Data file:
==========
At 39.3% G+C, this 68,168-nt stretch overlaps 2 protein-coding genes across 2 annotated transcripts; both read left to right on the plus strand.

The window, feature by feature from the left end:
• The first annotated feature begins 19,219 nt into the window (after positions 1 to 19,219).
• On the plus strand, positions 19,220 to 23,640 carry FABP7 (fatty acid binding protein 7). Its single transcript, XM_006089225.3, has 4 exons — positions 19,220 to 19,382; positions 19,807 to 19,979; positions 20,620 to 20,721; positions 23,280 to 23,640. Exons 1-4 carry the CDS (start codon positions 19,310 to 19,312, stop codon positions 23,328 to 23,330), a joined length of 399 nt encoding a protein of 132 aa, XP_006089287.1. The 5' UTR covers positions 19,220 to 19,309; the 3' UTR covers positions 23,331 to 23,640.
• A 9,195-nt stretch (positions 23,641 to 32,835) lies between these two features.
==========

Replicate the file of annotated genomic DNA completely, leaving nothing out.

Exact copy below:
At 39.3% G+C, this 68,168-nt stretch overlaps 2 protein-coding genes across 2 annotated transcripts; both read left to right on the plus strand.

The window, feature by feature from the left end:
• The first annotated feature begins 19,219 nt into the window (after positions 1 to 19,219).
• On the plus strand, positions 19,220 to 23,640 carry FABP7 (fatty acid binding protein 7). Its single transcript, XM_006089225.3, has 4 exons — positions 19,220 to 19,382; positions 19,807 to 19,979; positions 20,620 to 20,721; positions 23,280 to 23,640. Exons 1-4 carry the CDS (start codon positions 19,310 to 19,312, stop codon positions 23,328 to 23,330), a joined length of 399 nt encoding a protein of 132 aa, XP_006089287.1. The 5' UTR covers positions 19,220 to 19,309; the 3' UTR covers positions 23,331 to 23,640.
• A 9,195-nt stretch (positions 23,641 to 32,835) lies between these two features.